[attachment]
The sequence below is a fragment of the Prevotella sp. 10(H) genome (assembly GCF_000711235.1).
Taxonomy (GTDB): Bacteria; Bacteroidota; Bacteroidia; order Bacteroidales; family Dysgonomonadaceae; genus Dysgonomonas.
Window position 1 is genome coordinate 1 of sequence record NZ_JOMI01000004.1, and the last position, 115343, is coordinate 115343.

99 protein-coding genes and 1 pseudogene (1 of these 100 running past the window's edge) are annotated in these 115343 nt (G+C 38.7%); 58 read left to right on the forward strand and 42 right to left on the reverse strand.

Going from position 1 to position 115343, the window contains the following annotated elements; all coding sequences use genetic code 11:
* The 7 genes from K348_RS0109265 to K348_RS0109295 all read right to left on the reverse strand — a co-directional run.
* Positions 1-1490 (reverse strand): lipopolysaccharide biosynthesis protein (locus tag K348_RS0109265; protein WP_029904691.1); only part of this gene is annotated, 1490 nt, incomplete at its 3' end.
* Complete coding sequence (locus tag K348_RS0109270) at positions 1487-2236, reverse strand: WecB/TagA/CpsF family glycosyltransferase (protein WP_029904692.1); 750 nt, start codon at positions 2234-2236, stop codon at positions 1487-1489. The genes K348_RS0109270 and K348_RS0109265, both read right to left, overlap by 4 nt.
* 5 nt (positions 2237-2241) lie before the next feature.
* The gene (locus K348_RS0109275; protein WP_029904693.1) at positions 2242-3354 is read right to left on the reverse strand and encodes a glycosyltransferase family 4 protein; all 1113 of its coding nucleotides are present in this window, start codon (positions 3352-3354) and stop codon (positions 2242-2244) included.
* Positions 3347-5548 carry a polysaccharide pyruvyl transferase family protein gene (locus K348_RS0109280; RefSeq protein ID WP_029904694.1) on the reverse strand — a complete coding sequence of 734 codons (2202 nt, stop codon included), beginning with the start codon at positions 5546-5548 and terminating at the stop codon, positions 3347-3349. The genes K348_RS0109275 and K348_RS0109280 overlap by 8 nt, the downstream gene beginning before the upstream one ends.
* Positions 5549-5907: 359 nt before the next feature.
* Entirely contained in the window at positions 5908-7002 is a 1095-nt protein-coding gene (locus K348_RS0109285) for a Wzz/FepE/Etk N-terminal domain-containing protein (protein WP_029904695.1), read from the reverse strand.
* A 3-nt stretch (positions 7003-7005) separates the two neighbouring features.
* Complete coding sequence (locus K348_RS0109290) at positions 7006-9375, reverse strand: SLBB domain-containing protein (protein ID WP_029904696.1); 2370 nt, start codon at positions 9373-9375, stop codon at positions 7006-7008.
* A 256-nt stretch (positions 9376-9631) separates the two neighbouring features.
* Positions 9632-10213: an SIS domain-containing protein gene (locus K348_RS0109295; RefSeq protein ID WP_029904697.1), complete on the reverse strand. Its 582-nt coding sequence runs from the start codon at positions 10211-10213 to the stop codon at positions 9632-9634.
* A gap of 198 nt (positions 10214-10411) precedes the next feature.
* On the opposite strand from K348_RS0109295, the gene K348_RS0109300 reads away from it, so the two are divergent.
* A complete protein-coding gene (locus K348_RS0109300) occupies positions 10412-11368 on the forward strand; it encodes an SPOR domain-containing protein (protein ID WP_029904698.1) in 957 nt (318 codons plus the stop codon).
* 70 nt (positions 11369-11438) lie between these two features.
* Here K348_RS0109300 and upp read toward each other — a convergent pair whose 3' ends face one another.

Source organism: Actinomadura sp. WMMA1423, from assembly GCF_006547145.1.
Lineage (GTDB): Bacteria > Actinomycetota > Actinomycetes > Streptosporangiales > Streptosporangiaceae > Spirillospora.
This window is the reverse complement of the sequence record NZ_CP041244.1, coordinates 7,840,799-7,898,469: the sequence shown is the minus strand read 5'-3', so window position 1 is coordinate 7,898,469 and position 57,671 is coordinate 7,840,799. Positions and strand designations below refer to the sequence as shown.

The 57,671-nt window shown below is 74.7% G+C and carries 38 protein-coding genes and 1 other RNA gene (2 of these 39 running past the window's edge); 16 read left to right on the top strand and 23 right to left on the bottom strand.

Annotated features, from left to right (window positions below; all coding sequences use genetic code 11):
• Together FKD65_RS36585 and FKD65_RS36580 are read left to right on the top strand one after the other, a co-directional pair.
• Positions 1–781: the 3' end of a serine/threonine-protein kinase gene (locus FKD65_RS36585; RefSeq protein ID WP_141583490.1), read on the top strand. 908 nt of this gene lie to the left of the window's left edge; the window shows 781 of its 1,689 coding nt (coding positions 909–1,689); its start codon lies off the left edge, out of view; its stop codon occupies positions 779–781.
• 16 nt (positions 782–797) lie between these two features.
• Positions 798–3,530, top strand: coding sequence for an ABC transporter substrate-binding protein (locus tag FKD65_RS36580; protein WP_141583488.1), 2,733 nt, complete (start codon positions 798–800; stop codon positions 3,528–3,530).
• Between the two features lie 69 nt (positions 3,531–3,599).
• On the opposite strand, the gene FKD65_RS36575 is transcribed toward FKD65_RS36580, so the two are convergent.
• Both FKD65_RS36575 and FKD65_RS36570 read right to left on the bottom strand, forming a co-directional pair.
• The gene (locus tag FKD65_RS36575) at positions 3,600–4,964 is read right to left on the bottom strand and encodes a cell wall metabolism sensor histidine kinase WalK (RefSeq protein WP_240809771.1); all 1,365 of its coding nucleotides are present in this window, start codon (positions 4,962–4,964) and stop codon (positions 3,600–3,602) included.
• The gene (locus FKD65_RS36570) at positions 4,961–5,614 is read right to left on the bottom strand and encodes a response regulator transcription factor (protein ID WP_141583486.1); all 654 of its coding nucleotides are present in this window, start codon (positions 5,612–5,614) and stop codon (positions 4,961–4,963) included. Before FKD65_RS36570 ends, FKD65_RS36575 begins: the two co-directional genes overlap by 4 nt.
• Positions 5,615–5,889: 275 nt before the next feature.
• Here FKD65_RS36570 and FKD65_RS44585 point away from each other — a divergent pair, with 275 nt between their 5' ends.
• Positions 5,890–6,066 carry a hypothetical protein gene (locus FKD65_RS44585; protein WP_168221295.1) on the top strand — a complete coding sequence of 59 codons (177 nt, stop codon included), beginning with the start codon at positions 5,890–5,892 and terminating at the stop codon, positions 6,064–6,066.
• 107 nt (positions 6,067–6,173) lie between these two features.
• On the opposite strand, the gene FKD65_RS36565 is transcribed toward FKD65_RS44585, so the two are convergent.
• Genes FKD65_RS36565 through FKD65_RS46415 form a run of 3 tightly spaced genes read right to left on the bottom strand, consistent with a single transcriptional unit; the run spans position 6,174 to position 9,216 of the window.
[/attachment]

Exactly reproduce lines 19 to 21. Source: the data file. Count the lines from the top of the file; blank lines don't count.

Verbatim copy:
* On the opposite strand from K348_RS0109295, the gene K348_RS0109300 reads away from it, so the two are divergent.
* A complete protein-coding gene (locus K348_RS0109300) occupies positions 10412-11368 on the forward strand; it encodes an SPOR domain-containing protein (protein ID WP_029904698.1) in 957 nt (318 codons plus the stop codon).
* 70 nt (positions 11369-11438) lie between these two features.